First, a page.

James THOMSON, Watford, World War 1

January, 2013




Kathryn Atkin (Ken @t katkin.plus.com) wrote from Sheffield to say: Private James Thomson, SS13840 ASC, died when the troopship Royal Edward was torpedoed in the Aegean Sea 13/8/1915. No additional details given in CWGC site. Soldiers Died in the Great War says he was born in Edinburgh, enlisted London, lived in Watford. Can you track him down, please? I'm preparing a site about the men on the Royal Edward.

As I am sure you have realised James Thomson is a very common name (especially if you include spelling variants) but there seems to be only one who fits the bill living in Watford at the time of the 1911 census.

He was a 48 year old widower who was one of three people lodging with James Coulton at No 5 Court, 23 High Street, Watford.  He is described as a yardman working for a corn chandler and - most significantly was born at Cramond, Edinburgh. The entry is followed by the word Resident in brackets - and it may be that the person filling in the form was treating Scotland as if it was a foreign country and has no other significance.


[Picture from the World War 1 Document Archive]

RMS Royal Edward was a passenger ship which, during the First World War became HMT (His Magesty's Troopship) Royal Edward. On 13th August 1915 she was carrying reinforcements to Gallipoli when she was torpedoed and rapidly sank with considerable loss of life.

(See Wikipedia).


There is no sign of James in Watford in the 1901 census - and the nature of such "behind the High Street slums" was such that there are unlikely to be any other records about workmen that lodged in them, unless they got into some kind of trouble and are mentioned in court records. However with a year and birthplace there is a chance you could track him down in the Scottish records.


Kathryn responded: Yes, that all fits. He was in the 18th. Labour Company, all older men. Now James Thomson is more than just a name. My Grandfather was lost on the Royal Edward, a fact which set me on the trail.


She also provided a link to a page relating to her grandfather - which includes more information about the Royal Edward, iseveral pictures.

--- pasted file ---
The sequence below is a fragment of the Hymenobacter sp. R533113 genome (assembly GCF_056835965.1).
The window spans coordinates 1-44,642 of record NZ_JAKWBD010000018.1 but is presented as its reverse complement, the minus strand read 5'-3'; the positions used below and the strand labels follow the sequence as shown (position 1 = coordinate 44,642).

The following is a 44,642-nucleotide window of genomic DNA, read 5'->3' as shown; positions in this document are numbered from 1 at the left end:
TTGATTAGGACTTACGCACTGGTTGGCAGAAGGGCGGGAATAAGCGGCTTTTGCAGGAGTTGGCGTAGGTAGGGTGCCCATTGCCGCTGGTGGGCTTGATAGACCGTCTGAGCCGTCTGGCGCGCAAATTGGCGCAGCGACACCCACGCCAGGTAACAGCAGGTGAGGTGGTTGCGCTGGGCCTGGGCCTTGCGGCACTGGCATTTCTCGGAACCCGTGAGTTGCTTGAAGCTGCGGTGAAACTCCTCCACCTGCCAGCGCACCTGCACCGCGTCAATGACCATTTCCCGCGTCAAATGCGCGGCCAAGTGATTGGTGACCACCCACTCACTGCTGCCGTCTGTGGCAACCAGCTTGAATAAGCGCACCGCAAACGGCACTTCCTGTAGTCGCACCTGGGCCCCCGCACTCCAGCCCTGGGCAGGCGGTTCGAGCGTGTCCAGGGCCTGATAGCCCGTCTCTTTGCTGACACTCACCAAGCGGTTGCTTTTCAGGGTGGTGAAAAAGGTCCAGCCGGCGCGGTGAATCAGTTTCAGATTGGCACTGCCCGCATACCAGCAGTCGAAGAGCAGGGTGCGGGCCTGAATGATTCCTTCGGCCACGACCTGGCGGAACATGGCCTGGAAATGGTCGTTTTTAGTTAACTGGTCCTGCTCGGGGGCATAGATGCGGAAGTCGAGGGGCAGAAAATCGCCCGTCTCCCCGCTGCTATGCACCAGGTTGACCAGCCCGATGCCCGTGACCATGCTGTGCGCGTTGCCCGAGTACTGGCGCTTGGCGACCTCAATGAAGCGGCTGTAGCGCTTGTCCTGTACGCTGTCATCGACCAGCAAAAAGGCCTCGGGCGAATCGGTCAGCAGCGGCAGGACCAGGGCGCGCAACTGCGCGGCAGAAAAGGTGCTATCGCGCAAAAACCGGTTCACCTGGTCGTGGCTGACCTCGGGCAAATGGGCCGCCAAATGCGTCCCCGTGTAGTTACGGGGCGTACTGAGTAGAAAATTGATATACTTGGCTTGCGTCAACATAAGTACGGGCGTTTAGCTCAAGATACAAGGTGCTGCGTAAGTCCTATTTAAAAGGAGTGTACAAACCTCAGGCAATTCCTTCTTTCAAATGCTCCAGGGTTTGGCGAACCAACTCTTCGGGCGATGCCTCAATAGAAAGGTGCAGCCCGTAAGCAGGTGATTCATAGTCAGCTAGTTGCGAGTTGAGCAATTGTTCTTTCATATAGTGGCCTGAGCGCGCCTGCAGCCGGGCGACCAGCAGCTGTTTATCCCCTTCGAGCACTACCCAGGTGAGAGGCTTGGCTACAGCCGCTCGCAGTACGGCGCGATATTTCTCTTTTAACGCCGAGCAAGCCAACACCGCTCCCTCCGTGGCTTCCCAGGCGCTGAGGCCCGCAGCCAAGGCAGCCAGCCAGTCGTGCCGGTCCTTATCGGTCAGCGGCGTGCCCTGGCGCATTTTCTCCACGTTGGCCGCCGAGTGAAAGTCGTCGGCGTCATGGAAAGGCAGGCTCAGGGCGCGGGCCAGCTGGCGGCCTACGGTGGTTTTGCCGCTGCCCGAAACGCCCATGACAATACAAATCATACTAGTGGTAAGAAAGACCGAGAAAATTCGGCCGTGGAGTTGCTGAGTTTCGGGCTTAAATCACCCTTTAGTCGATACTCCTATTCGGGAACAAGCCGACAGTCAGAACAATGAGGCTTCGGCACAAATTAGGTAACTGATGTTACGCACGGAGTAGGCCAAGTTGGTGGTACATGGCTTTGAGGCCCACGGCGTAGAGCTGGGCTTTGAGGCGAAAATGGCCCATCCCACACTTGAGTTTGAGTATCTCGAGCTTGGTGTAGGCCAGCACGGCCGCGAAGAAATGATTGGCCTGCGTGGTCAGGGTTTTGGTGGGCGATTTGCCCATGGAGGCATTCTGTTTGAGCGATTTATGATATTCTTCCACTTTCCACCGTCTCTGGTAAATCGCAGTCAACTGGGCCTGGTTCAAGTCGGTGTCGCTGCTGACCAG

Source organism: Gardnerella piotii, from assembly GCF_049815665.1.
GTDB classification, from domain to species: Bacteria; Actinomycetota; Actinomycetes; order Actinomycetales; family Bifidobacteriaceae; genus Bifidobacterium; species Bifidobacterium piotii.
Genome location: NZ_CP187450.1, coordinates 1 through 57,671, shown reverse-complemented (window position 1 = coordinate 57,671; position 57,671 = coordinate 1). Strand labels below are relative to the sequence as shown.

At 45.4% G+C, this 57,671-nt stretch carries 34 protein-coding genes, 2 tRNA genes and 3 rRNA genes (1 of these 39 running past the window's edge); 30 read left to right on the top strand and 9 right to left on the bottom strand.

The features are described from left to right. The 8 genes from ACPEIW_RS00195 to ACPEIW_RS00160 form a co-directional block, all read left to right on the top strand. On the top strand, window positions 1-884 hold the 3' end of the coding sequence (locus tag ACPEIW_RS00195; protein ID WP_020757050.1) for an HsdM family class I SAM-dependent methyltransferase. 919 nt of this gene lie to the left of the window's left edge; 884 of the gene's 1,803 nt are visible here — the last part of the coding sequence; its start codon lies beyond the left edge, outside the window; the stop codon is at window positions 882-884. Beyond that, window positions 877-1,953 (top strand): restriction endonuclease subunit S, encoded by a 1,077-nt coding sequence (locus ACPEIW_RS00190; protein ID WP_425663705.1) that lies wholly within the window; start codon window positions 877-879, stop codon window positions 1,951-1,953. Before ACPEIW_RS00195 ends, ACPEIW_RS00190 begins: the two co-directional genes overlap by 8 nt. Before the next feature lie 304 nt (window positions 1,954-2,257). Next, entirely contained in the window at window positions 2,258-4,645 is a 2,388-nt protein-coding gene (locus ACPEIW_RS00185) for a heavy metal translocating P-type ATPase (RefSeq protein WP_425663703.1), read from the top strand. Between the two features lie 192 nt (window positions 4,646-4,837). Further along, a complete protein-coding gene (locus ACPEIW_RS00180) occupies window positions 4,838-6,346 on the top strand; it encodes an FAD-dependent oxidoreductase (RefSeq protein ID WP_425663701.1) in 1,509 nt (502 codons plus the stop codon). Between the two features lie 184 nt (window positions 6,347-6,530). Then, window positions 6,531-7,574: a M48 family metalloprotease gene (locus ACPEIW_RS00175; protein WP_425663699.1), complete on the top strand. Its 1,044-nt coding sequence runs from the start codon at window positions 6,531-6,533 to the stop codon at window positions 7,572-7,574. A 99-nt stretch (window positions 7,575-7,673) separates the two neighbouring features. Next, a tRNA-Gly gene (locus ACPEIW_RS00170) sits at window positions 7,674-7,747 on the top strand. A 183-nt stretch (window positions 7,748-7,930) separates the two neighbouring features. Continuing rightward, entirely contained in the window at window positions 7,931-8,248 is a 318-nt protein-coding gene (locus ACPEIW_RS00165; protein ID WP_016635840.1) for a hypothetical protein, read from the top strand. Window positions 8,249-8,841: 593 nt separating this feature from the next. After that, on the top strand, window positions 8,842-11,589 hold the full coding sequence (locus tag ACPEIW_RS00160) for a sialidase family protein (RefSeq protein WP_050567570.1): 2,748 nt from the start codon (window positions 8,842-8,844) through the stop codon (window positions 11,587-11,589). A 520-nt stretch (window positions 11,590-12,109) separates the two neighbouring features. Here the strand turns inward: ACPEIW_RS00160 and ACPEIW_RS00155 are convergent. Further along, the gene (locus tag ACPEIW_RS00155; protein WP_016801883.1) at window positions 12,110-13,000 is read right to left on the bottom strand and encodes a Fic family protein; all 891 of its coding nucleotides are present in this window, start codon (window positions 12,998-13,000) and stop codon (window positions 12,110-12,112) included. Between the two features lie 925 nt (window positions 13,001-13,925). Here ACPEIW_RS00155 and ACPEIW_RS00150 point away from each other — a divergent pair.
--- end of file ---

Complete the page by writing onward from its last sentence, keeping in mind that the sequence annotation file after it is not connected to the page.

Anthony has added the following information relating to the Scottish connections: Could he have been a former serviceman? Although James Thomson is a common name, especially in Scotland, not many of that age admit to Cramond as their birthplace. A couple of hits in the Scottish Census suggest he might have been a soldier. Findmypast British Army Service Records have a man who fits the bill: James Thomson born about 1863 at Cramond joined the 56th Brigade 1 March 1881 and rose from private to colour sergeant before being discharged after 12 years service that had included 3 years each in South Africa, Ceylon and Hong Kong. His next of kin was his mother Margaret, Edinburgh.


There was a Pte James Thomson born 1863 at Castlehill Barracks Aberdeen at the 1881 Census (3/4 April 1881). No hits in 1891 when the above soldier was serving abroad. In 1901 there is a James Orrock Thomson born Cramond 1863; he is a lodger at the Village of Airds, Saddell, Argyllshire and his occupation is Sergeant Instructor of Volunteers. Both these census records are for a single man whereas the one at Watford is declared to be a widower (like the other members of the household).


The medal card of SS/13840 is very sketchy. It does not declare his death. However, his medal was retired and I read the comment as "intestate." So there was nowhere to send it.

If you can add to the information given above tell me.

Jamuary 2013   Page created and updated